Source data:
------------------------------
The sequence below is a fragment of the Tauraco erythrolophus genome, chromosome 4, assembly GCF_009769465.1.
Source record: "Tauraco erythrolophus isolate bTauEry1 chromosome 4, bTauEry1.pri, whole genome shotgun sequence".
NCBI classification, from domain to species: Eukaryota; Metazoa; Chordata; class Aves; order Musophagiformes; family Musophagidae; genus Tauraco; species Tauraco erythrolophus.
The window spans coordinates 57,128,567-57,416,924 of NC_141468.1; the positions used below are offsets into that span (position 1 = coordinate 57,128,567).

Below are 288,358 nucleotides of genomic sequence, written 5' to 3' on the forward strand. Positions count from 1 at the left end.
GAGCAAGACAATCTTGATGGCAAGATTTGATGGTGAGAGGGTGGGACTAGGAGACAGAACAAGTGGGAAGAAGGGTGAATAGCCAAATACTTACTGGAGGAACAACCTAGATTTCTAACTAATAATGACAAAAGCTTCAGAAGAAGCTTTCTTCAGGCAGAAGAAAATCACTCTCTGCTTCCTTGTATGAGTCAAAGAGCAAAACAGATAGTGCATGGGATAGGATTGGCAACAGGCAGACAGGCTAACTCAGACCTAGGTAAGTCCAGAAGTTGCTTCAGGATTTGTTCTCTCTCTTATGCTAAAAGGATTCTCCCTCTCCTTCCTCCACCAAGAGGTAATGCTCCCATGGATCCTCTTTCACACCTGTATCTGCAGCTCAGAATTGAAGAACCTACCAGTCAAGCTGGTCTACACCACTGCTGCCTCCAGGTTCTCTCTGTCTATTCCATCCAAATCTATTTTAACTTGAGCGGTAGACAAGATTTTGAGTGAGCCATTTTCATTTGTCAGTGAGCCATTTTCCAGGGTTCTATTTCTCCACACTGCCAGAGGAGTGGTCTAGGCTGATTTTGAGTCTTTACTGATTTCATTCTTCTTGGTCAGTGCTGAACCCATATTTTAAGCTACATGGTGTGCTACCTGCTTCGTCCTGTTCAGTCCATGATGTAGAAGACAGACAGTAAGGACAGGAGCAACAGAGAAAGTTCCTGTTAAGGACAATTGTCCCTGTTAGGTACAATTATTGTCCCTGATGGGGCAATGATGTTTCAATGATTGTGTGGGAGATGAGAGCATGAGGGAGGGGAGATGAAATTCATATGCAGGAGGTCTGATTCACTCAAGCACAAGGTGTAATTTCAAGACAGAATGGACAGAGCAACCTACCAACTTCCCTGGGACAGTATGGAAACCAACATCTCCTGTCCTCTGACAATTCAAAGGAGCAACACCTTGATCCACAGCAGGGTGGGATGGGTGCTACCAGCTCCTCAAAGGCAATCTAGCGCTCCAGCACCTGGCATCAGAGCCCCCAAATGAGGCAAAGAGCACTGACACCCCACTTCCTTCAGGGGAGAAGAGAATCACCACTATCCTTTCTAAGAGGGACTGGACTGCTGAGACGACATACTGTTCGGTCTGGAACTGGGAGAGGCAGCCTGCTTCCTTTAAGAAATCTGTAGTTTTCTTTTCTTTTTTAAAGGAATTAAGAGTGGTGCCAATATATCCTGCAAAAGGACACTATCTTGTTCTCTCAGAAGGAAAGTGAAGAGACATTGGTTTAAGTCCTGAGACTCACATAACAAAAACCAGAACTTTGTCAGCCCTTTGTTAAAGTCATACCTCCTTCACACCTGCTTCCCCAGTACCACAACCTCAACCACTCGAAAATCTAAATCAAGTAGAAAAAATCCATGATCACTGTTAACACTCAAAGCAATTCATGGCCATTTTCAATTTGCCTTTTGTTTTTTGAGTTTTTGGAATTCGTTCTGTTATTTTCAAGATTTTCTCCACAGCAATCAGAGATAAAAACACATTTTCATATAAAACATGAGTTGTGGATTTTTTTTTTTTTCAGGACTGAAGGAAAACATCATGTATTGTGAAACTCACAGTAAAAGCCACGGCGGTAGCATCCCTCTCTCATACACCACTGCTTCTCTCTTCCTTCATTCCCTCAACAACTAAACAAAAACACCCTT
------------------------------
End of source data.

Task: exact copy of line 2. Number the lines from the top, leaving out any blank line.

Source record: "Tauraco erythrolophus isolate bTauEry1 chromosome 4, bTauEry1.pri, whole genome shotgun sequence".